WASHINGTON (Reuters) - Wall Street may be bruised and battered, but it still donated more money than any other U.S. industry to President-elect Barack Obama’s inaugural festivities on Tuesday, a study has found.
The Center for Responsive Politics said executives of finance, insurance and real estate companies and their family members gave $7.1 million to Obama’s inaugural committee.
Top donors from the world of high finance included George Soros, Ronald Perelman and David Shaw, the center said.
Bankers and hedge fund managers will mingle with Hollywood stars and Silicon Valley high-technology titans at the swearing-in ceremony for the 44th president, the parade down Pennsylvania Avenue and the balls and parties that follow.
Special access and tickets are reportedly available to those who contributed $50,000 to the inaugural committee or who helped “bundle” larger sums from multiple individual donors, the center said.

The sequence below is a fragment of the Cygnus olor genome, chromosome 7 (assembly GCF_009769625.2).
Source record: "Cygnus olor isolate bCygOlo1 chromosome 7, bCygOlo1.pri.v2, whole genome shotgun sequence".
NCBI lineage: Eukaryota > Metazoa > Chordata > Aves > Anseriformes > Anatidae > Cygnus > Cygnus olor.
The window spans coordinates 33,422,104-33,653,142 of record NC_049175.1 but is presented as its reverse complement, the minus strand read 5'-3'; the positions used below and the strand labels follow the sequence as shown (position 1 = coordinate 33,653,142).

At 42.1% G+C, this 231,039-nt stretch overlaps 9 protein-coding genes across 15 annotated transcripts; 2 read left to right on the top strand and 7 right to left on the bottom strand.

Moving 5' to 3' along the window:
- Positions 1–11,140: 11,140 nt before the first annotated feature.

The committee refused to accept money from corporations, registered lobbyists, unions or political action committees.
Entertainers such as Halle Berry, Samuel Jackson and Sharon Stone donated heavily, as did behind-the-camera moguls including Steven Spielberg, George Lucas and Jeffrey Katzenberg, the center said, citing data downloaded from the Presidential Inaugural Committee’s Web site.
“While Americans are hoping for real change in Washington, many deep-pocketed donors are hoping money still buys them access and influence,” said Sheila Krumholz, executive director of the nonpartisan money-in-politics watchdog group.
“If history is any guide, these wealthy individuals, as well as the corporations and industries they represent, may more than recoup their investment in Obama through presidential appointments, favorable legislation and government contracts,” Krumholz said.
People with Wall Street ties -- 118 of them -- gave $3.6 million; lawyers gave $2.5 million; and donors from the TV, movie and music businesses gave $1.7 million, the center said.
The center’s analysis of inauguration donors was posted on its Web site at www.opensecrets.org.
Editing by Vicki Allen